Comments Off on Evan Youngs

Filed under Creative Nonfiction

Matt Keller

Laws of Conversion

The step off the back door of the church wasn’t a steep one, but it was unexpected. One moment you’re in the bedded warmth of God’s grace, the next you are splayed out on the concrete, staring up at the steeple without feeling in your legs, blood pooling beneath your skull.

Mrs. Stein had something of a reputation in the First Presbyterian Church, one that dated further back than many of the members could remember—myself included. I knew her as the one to be avoided: the one who stood out, yet always worked in the background. Short, dyed, blood-red hair, the same white turtleneck every Sunday. Hands on hips, as if perpetually disappointed. Unlike the other “mean” churchgoers, the children of First Presbyterian knew Mrs. Stein was different. She wouldn’t just speak down to you, no. Your parents, your grandparents, your visiting family, the preacher. No holds barred.

It wasn’t a particularly large leap in logic for a nine-year-old like myself to see her fall off that back step as divine. It wouldn’t be a stretch for anyone, no matter how religious, or what religion. In Christianity, it’s Proverbs 22:8: “whoever sows injustice will reap calamity.” In Hinduism and Buddhism, it’s Karma. In science, it’s Newton’s third law. The truth remains the same no matter what you do (or don’t) believe in.

I still wonder, every time I walk over a thick sheet of ice, what Mrs. Stein called it as she laid on the frozen sidewalk, staring up at the cross perched on the steeple. She had a whole night in the frigid December weather to think before anyone found her. Did she call it divine?

In a moment of cosmic irony, H. P. Lovecraft lamented, “In theory I am an agnostic, but pending the appearance of radical evidence I must be classed, practically and provisionally, as an atheist.” Despite becoming part of the literary canon for his writing of gods and daemons, Lovecraft could never find the space within himself for faith. Since breaking off from the church and growing old enough to think for myself, I’ve experienced the exact opposite. Perhaps it’s been drilled into my consciousness, but the more I search for a reason to not believe the faster it chases me. In theory, I am an atheist, but pending the appearance of radical evidence I must be classed, practically and provisionally, as an agnostic.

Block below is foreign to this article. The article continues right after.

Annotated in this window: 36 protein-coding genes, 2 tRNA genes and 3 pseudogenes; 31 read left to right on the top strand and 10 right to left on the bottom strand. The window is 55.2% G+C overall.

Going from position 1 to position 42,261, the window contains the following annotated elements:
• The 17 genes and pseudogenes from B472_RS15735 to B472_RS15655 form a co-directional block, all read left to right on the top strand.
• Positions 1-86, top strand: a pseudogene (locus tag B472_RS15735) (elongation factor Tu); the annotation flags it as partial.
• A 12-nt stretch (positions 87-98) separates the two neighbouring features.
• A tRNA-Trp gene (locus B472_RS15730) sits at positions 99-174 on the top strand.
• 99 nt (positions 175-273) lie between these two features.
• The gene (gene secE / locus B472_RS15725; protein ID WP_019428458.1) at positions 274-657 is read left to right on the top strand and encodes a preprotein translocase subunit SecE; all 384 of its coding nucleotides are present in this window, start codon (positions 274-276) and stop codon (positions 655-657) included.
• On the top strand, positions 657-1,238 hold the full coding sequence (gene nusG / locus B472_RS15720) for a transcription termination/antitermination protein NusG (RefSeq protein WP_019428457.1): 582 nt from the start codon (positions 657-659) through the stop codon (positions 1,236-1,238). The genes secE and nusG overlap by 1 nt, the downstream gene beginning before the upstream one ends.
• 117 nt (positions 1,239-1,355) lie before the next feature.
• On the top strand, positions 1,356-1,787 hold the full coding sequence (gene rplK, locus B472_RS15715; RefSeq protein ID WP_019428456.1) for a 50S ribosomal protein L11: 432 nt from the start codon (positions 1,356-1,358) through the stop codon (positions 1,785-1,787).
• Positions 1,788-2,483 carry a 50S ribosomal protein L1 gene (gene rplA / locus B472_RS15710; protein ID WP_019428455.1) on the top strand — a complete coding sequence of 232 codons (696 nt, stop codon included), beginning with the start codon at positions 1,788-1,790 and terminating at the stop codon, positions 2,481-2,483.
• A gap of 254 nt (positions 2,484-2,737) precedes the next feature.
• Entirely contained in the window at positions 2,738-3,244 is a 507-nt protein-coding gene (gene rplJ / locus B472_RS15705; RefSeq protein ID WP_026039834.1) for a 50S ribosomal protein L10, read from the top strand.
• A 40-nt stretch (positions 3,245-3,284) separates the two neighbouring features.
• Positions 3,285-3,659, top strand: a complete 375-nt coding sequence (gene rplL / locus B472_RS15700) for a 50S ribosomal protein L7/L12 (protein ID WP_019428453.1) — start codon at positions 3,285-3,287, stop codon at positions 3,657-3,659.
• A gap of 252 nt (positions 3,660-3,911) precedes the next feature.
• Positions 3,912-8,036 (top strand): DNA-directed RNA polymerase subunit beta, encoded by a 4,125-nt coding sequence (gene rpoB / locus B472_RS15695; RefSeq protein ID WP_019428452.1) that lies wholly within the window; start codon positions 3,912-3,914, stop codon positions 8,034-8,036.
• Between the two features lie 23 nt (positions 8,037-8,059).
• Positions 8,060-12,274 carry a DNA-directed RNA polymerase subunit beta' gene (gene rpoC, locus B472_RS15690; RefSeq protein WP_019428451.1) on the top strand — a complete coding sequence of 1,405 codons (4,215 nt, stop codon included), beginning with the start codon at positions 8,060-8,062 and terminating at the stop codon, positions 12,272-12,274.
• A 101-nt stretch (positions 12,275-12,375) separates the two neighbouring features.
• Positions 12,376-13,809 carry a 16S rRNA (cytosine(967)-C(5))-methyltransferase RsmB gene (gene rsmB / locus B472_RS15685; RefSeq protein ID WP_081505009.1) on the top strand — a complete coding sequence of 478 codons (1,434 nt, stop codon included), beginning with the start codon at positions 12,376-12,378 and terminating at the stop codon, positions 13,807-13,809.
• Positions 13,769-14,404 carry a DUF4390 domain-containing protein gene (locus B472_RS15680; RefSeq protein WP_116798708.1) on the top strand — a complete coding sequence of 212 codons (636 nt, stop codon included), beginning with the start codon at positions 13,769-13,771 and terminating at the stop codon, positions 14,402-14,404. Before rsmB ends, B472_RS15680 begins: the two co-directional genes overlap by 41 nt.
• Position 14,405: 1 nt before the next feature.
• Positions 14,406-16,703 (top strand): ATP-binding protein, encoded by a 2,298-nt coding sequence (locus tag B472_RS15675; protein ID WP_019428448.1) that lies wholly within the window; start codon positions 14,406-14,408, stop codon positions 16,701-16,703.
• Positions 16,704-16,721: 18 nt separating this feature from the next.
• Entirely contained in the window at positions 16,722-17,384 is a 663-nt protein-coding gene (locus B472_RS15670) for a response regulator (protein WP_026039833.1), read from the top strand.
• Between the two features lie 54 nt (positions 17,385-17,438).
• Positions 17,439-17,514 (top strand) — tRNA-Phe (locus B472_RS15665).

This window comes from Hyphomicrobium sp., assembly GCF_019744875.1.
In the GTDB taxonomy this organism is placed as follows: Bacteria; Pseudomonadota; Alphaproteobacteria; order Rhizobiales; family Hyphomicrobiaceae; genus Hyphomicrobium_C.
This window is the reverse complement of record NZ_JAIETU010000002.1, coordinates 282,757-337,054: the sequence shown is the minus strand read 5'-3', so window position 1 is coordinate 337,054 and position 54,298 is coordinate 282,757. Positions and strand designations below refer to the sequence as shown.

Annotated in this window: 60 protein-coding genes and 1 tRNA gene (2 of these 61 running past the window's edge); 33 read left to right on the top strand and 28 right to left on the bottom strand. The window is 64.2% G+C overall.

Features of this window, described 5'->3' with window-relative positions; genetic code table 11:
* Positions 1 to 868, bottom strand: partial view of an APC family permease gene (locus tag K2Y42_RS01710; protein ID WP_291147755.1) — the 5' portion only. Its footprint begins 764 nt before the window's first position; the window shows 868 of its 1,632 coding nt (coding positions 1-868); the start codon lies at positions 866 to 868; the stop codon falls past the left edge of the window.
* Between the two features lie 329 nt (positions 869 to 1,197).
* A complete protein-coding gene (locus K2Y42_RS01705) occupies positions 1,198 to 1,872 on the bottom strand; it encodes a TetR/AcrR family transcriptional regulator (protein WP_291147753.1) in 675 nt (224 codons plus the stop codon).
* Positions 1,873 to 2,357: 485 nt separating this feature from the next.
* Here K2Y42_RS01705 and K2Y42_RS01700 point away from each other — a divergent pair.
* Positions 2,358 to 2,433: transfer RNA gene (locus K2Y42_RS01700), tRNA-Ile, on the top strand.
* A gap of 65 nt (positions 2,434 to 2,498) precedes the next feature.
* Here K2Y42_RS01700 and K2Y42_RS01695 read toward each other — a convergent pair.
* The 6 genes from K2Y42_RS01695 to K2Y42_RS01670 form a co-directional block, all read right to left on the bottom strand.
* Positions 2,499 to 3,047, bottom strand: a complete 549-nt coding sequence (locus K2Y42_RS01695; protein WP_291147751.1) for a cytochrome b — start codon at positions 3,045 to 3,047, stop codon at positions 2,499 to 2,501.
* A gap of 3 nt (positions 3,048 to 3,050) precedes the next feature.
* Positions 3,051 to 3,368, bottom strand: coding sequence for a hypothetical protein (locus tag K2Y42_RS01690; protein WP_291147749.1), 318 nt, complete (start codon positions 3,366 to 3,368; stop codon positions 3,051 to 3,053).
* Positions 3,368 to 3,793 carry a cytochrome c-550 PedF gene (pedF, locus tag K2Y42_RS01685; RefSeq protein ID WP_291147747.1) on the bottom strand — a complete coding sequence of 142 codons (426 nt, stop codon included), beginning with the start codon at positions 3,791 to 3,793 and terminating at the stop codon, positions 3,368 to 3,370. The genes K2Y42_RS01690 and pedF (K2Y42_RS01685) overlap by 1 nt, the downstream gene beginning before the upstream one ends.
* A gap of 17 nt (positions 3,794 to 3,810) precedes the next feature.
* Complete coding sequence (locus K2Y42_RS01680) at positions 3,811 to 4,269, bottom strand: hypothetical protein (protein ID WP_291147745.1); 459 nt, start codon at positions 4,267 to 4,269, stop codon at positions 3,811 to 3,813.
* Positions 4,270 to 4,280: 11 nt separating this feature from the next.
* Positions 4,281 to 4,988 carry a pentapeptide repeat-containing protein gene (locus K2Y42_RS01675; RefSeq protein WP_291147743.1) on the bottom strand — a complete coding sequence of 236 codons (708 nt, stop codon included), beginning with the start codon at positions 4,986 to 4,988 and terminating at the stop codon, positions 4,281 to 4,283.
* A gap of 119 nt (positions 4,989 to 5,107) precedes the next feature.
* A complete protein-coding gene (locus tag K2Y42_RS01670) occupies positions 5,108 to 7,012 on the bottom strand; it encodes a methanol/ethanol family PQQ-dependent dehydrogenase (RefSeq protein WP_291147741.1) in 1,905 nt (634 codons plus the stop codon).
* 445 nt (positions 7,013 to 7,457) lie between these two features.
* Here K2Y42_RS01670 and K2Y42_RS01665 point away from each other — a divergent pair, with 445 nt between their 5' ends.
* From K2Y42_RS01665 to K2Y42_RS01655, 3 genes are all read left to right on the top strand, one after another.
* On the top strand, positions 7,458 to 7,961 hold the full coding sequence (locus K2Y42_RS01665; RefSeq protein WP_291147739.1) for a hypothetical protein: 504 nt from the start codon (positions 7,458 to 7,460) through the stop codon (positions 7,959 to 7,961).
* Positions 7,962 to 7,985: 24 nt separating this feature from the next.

Unfortunately for Lovecraft and myself, neither of us will live to find that radical evidence, nor will we live to see even a prospect of that evidence in the future. Thus we are stuck, like many of Lovecraft’s characters, stumbling around the darkness of our beliefs, unable to prove or disprove anything, a speck in the universe. Two sides of the same coin.

It’s equally impossible to prove whether I wish to find that perfect piece of evidence to forever cement my place without God or faith, or whether I cling so tightly to moments that seem divine so as to allow myself the comfort that human limitations have purpose.

The first thing a child must focus on in the First Presbyterian Church is finding alliances, as silly as it may seem in a house of peace. It came quite quickly for me, fortunately enough, with a boy named Alex. We were both three, passing the time each Sunday by drawing stick figures and having them battle to the death, all under God’s roof. And it was God’s roof back then. No questions, no doubt—the kind of faith only a three year old could feel. A passing shun from Mrs. Stein at seeing the pool of blood noted by a thick scribble of pencil.

It may not seem like much now, but spending every Sunday as an only child with another boy your age has some significant consequences. He was, in essence, me. I was him. Not in terms of history or family or life, even, but whatever our consciousness is made of, Alex and I became the same.

It was, of course, grounded in the mutual understanding that we did not belong at church.

We wanted to be free, to be able to talk above a whisper, to be able to spread our colored pencils and crayons out over a big table rather than carefully around us on the pew. There was something of a mutual resistance—a mutual repulsion—for the ones that stopped us from doing that and for the God that they were worshiping.

That resistance only evolved in me, despite having little reason to. For Alex it was the opposite. Upon being faced with a tragedy I struggle to imagine for myself today, Alex found faith in life’s grand joke.